Where the Light Falls, by Katherine Keenum.
This book follows the adventures of a young American artist in Paris in the late ninetheenth century. It also tells the story of her older, science-minded, American civil war-damaged love interest and eventual husband. In a dual plot line, we first follow the young artist, then the veteran, then the young artist again, until the two meet, and then again we follow the one and then the other alternately until we reach the end of the book.
Overall, this was a really interesting book. I found the dual plot line method a little confusing, particularly at first, as we were plunged from one plot line into the other without any introduction or warning, leaving you wondering what the heck the one group of people had to do with the other. There did not appear to be any real rhyme or reason to why the switch occurred at the point it did, either. But once I got used to the changes in storyline, I really began to enjoy this book. Each of the characters were interesting, the plot had enough twists to keep you interested, and the period detail and detail about the artistic process itself were very well done without going overboard and losing the reader in inane facts. The only thing I didn't like about this book is that it ended very abruptly, and with a major change from the ending indicated by the characters themselves, without any explanation why they decided to do things differently, or information as to what happened to them in later years. It seemed that both could be successful in their chosen careers in France, while possibly only the male protagonist could be successful back in Ohio, yet we were never given any information why they decided to go back to Ohio or how their careers turned out. I was very disappointed by that. Otherwise, however, I did not want this book to end and enjoyed it thoroughly. 4.5.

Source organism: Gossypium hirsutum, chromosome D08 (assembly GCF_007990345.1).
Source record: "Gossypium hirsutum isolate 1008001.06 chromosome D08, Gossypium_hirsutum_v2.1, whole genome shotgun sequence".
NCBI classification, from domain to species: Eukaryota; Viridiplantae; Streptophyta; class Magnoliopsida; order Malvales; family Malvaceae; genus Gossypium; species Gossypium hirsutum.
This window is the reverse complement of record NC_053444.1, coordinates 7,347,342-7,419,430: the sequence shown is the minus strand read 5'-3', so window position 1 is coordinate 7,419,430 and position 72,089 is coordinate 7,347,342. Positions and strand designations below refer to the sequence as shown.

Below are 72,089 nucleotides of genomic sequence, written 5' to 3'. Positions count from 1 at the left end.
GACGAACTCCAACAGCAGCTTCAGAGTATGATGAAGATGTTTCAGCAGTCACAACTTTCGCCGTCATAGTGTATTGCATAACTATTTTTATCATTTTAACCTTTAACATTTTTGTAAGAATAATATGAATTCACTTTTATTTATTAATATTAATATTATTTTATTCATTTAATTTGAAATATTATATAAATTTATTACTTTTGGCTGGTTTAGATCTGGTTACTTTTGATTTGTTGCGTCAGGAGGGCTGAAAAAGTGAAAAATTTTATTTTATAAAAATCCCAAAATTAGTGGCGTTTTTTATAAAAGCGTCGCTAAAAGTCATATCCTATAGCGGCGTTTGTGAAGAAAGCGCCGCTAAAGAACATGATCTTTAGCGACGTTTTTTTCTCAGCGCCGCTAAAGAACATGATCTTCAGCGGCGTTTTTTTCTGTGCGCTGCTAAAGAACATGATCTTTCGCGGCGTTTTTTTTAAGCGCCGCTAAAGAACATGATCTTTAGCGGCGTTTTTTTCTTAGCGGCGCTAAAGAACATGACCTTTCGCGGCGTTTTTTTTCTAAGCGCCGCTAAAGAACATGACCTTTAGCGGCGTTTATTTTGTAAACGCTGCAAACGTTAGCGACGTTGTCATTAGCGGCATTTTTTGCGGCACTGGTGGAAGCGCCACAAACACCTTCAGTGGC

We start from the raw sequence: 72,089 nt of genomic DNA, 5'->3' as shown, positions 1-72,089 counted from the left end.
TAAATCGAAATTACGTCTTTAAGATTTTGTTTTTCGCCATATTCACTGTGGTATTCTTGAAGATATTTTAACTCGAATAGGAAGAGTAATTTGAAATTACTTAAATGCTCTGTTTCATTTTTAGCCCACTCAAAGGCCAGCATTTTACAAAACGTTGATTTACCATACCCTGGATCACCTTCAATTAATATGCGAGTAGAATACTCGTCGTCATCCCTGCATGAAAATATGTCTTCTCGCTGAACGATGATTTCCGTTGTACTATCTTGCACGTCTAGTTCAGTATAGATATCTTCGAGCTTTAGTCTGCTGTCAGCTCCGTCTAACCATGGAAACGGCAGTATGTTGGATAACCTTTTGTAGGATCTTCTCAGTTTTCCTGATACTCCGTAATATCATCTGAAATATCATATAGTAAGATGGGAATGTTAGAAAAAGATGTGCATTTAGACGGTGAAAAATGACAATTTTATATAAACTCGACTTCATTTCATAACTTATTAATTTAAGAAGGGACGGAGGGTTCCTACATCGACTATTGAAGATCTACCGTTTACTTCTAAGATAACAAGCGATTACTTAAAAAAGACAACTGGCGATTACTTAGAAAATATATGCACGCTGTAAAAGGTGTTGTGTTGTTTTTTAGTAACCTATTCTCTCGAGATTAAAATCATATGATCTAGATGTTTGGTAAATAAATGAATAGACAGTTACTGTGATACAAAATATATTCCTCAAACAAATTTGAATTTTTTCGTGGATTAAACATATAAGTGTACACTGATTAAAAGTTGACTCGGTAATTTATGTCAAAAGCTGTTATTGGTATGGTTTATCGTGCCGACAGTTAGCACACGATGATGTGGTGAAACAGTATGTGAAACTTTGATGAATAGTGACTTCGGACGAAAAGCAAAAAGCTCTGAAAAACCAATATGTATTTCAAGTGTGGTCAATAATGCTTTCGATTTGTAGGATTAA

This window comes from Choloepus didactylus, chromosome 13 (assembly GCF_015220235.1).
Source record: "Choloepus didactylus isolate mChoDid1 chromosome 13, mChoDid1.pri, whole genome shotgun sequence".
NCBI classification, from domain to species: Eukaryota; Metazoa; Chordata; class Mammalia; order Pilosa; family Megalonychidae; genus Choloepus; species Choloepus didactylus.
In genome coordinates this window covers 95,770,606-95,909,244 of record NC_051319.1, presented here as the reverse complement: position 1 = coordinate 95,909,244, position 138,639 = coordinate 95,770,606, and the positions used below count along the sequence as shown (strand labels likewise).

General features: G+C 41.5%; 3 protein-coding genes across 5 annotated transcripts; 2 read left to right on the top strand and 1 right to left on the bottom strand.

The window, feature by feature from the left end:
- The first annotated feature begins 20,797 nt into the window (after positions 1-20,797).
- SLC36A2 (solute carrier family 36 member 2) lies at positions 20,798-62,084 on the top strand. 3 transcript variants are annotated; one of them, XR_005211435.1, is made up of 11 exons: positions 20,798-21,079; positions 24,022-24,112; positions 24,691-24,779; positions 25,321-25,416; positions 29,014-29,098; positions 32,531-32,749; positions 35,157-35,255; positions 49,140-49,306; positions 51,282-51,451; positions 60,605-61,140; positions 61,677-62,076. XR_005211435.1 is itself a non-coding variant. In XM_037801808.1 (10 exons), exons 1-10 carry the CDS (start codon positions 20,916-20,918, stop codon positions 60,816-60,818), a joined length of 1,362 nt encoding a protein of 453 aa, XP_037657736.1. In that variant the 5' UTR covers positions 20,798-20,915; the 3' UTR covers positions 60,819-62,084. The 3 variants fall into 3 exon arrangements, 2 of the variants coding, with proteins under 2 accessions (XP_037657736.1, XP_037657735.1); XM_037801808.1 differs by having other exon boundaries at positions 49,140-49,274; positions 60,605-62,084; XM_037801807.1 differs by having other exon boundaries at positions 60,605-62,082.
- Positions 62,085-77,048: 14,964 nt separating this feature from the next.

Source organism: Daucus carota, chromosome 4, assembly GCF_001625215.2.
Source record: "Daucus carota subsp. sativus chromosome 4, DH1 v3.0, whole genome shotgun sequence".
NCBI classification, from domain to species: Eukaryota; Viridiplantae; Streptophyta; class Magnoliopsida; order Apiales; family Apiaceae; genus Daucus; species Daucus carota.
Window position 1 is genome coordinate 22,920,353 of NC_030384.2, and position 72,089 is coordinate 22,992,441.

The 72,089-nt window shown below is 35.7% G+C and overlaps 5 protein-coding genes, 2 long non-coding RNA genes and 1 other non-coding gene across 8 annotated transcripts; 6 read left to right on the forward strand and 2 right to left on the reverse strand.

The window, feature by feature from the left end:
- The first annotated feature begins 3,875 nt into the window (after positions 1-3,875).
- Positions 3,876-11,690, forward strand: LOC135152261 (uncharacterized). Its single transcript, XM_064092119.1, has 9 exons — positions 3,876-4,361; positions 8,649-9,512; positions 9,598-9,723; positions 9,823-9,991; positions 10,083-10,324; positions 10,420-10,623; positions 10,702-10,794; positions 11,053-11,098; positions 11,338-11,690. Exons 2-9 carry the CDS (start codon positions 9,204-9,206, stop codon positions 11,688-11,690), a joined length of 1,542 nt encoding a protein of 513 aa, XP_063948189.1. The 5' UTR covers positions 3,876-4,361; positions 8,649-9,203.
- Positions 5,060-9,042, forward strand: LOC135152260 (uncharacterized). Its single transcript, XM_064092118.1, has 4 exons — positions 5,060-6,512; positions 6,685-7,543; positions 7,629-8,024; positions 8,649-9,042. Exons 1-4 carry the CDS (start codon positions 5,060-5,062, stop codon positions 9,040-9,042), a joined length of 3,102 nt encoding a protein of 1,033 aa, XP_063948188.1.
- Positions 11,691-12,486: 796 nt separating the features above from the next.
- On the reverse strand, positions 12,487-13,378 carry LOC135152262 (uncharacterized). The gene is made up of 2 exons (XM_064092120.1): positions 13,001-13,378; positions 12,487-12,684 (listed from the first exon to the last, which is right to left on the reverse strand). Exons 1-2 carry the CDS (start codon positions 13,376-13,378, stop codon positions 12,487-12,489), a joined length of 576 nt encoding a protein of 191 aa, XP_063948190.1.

I received an electronic review copy of this book from the publisher. This did not affect my review.